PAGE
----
Zoning in on Nathan Karns


Zoning in on the 2016 Mariners is a daily series in which we’ll examine one player every day, 30 total, in the lead-up to Opening Day. We’ll explain their role on the field, what they’re like off of it and provide highlights and photos. On deck tomorrow: Vidal Nuño.

Yesterday in this series, we took a look at one of the three players acquired in the big trade with Tampa Bay that kicked off the offseason, and now it’s another: starting pitcher Nathan Karns.

Joining the Mariners from the Rays, where he started 26 games last year, Karns is looking to lock down a rotation spot with a strong Cactus League showing.

As he did with Boog Powell, General Manager Jerry Dipoto made clear why he targeted Karns in his overhaul of the Mariners roster.

“In Nate Karns we bring in a Major League-ready starter coming off a very good first season in the big leagues. He has strikeout stuff,” he said in the conference call following the trade. “He’s got an excellent curveball—he throws a knuckle curveball with a really deep spike action. He was roughly a strikeout-an-inning guy at the Major-League level as a starting pitcher [in 2015], which is really hard to do. That’s generally a rare air, and now that gives us what I would estimate are three elite-level strikeout starting pitchers with Felix (Hernandez), Nate Karns and Taijuan Walker in our rotation.”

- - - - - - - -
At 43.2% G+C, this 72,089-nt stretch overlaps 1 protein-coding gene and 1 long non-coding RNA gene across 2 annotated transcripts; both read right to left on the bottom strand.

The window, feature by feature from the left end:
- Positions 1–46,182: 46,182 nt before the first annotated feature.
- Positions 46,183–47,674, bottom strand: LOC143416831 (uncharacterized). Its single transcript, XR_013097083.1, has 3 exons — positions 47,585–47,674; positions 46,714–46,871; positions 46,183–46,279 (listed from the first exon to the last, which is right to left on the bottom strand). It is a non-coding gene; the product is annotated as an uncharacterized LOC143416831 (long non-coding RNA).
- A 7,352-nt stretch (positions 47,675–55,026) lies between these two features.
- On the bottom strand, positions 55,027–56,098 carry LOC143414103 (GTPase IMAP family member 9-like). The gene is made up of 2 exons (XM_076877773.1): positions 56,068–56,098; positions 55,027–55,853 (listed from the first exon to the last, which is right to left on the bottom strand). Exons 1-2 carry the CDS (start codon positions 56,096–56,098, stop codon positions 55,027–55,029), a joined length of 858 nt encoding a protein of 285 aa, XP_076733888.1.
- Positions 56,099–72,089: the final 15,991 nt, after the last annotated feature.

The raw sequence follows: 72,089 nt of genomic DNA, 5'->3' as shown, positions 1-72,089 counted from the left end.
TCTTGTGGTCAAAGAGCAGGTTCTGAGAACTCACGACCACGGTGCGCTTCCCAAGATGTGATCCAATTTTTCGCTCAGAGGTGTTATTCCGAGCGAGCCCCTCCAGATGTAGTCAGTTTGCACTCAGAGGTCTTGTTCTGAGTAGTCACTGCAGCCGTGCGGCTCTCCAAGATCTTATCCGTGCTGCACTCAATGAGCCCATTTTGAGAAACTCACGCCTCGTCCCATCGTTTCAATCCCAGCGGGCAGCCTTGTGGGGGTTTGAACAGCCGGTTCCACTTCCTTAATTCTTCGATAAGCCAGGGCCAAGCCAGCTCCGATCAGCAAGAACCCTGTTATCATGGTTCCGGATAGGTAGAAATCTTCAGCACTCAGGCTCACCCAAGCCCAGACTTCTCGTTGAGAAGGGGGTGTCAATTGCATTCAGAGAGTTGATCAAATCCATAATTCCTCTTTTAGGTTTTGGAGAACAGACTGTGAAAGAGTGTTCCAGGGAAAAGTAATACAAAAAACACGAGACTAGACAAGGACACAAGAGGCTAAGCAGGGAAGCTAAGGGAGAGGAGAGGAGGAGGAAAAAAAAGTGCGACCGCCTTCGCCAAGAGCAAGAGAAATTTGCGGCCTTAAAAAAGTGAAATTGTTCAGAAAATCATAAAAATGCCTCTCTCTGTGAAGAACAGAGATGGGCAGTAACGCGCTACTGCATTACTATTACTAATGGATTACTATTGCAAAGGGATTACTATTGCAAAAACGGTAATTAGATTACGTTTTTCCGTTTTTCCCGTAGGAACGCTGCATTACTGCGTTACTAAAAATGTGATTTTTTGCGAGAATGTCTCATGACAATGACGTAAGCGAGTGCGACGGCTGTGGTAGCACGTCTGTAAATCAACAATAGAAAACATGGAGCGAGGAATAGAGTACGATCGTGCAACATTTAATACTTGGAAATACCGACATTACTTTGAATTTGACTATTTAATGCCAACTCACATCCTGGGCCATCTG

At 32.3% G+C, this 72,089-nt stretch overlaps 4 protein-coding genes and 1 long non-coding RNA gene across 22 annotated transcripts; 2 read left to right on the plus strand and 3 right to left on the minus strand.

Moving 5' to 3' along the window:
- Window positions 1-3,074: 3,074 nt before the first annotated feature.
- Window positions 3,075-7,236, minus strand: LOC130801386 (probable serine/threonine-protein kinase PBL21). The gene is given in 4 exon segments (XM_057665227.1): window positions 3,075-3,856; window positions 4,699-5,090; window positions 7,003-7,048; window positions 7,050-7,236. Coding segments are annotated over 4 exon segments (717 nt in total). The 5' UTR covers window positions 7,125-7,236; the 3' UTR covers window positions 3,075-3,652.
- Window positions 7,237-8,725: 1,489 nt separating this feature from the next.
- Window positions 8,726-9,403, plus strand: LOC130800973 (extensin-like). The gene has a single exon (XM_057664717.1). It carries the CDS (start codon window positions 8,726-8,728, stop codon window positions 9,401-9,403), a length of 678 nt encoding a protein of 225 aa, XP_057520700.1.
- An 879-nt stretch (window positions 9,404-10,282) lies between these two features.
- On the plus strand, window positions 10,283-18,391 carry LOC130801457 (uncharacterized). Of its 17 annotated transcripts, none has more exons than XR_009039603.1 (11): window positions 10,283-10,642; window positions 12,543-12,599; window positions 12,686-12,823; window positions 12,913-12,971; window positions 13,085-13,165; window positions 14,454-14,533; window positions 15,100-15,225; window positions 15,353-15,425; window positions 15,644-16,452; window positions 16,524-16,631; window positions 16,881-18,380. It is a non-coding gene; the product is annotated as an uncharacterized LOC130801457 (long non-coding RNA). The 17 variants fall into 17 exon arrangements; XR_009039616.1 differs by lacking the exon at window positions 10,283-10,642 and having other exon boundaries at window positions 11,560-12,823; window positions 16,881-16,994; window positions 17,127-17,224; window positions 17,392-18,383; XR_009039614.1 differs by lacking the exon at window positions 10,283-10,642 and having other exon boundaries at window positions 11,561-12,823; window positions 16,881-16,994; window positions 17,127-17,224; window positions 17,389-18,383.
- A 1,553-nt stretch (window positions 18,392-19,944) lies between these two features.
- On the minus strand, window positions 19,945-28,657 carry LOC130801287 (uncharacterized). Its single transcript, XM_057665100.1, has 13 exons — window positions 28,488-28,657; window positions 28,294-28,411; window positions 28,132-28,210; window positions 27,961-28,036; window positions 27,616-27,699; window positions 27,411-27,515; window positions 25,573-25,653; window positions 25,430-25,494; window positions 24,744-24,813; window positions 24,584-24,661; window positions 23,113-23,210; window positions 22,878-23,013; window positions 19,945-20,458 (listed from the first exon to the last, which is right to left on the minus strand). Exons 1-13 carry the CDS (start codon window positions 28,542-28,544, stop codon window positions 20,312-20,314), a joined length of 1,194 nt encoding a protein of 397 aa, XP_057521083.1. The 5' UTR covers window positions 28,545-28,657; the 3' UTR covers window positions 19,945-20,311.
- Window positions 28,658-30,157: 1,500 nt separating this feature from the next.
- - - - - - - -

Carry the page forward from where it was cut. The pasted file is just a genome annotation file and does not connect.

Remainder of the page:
You may not have previously thought of Karns as an elite-level strikeout guy, but by the metric Dipoto lays out, he’s right there.

When you look at strikeout rate, specifically strikeouts per nine innings, Karns checks in at 8.88 K/9. That was 23rd in baseball among starters that threw at least 140 innings in 2015. One spot ahead of him was the Mets’ Matt Harvey, and one spot behind was the Pirates’ Gerrit Cole. He was actually ahead of both Felix Hernandez and Taijuan Walker in that stat.

Impressive stuff.


Off the Field

Nathan Karns is excited for everything that Seattle has to offer, particularly some of the things Seattle is best known for.


Last year, Nathan Karns hit the first home run by an American League pitcher in four years. Also, no pitcher—AL or NL—had ever homered and accounted for the only run of a 1-0 victory in interleague play.






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